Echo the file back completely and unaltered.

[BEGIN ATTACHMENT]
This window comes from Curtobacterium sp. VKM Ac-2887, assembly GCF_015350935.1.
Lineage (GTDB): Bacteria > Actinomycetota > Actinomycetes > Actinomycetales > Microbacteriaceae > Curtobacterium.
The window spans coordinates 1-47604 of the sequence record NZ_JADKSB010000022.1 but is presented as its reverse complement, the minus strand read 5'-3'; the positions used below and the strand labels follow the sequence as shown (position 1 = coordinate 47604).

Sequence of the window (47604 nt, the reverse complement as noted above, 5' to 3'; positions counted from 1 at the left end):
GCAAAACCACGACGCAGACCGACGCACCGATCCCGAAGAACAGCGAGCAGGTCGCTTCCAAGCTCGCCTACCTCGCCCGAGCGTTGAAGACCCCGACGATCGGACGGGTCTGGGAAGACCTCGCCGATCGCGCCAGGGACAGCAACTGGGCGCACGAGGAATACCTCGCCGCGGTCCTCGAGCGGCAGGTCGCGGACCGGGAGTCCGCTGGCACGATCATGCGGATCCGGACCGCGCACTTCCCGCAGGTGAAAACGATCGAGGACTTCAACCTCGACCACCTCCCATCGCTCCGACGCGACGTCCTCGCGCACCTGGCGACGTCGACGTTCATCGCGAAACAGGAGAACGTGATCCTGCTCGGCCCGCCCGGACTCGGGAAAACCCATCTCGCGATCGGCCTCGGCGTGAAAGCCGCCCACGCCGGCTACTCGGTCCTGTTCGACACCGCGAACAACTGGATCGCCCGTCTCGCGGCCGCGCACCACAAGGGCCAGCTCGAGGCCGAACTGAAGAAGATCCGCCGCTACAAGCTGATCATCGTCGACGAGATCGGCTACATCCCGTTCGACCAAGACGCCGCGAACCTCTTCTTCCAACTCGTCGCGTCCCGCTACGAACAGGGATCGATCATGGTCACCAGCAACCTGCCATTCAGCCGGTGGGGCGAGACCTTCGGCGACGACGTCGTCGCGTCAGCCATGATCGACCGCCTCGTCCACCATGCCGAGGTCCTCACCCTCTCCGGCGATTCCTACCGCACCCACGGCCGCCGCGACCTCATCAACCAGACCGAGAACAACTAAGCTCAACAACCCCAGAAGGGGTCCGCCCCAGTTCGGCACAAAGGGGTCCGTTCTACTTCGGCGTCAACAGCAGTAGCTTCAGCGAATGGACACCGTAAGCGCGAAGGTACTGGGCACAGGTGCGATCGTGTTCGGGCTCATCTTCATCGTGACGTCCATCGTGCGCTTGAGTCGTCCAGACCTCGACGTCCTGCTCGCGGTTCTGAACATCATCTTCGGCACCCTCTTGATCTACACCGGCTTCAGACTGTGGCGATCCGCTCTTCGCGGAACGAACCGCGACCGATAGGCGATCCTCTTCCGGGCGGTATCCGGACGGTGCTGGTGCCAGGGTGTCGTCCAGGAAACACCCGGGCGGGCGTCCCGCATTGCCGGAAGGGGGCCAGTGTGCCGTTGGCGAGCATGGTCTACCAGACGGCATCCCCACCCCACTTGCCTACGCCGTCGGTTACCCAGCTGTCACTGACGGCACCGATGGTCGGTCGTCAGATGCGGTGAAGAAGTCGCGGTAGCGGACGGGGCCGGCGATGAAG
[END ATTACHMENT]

This window comes from Curtobacterium sp. VKM Ac-2887, assembly GCF_015350935.1.
Lineage (GTDB): Bacteria > Actinomycetota > Actinomycetes > Actinomycetales > Microbacteriaceae > Curtobacterium.
The window spans coordinates 1-47604 of the sequence record NZ_JADKSB010000022.1 but is presented as its reverse complement, the minus strand read 5'-3'; the positions used below and the strand labels follow the sequence as shown (position 1 = coordinate 47604).

Sequence of the window (47604 nt, the reverse complement as noted above, 5' to 3'; positions counted from 1 at the left end):
GCAAAACCACGACGCAGACCGACGCACCGATCCCGAAGAACAGCGAGCAGGTCGCTTCCAAGCTCGCCTACCTCGCCCGAGCGTTGAAGACCCCGACGATCGGACGGGTCTGGGAAGACCTCGCCGATCGCGCCAGGGACAGCAACTGGGCGCACGAGGAATACCTCGCCGCGGTCCTCGAGCGGCAGGTCGCGGACCGGGAGTCCGCTGGCACGATCATGCGGATCCGGACCGCGCACTTCCCGCAGGTGAAAACGATCGAGGACTTCAACCTCGACCACCTCCCATCGCTCCGACGCGACGTCCTCGCGCACCTGGCGACGTCGACGTTCATCGCGAAACAGGAGAACGTGATCCTGCTCGGCCCGCCCGGACTCGGGAAAACCCATCTCGCGATCGGCCTCGGCGTGAAAGCCGCCCACGCCGGCTACTCGGTCCTGTTCGACACCGCGAACAACTGGATCGCCCGTCTCGCGGCCGCGCACCACAAGGGCCAGCTCGAGGCCGAACTGAAGAAGATCCGCCGCTACAAGCTGATCATCGTCGACGAGATCGGCTACATCCCGTTCGACCAAGACGCCGCGAACCTCTTCTTCCAACTCGTCGCGTCCCGCTACGAACAGGGATCGATCATGGTCACCAGCAACCTGCCATTCAGCCGGTGGGGCGAGACCTTCGGCGACGACGTCGTCGCGTCAGCCATGATCGACCGCCTCGTCCACCATGCCGAGGTCCTCACCCTCTCCGGCGATTCCTACCGCACCCACGGCCGCCGCGACCTCATCAACCAGACCGAGAACAACTAAGCTCAACAACCCCAGAAGGGGTCCGCCCCAGTTCGGCACAAAGGGGTCCGTTCTACTTCGGCGTCAACAGCAGTAGCTTCAGCGAATGGACACCGTAAGCGCGAAGGTACTGGGCACAGGTGCGATCGTGTTCGGGCTCATCTTCATCGTGACGTCCATCGTGCGCTTGAGTCGTCCAGACCTCGACGTCCTGCTCGCGGTTCTGAACATCATCTTCGGCACCCTCTTGATCTACACCGGCTTCAGACTGTGGCGATCCGCTCTTCGCGGAACGAACCGCGACCGATAGGCGATCCTCTTCCGGGCGGTATCCGGACGGTGCTGGTGCCAGGGTGTCGTCCAGGAAACACCCGGGCGGGCGTCCCGCATTGCCGGAAGGGGGCCAGTGTGCCGTTGGCGAGCATGGTCTACCAGACGGCATCCCCACCCCACTTGCCTACGCCGTCGGTTACCCAGCTGTCACTGACGGCACCGATGGTCGGTCGTCAGATGCGGTGAAGAAGTCGCGGTAGCGGACGGGGCCGGCGATGAAG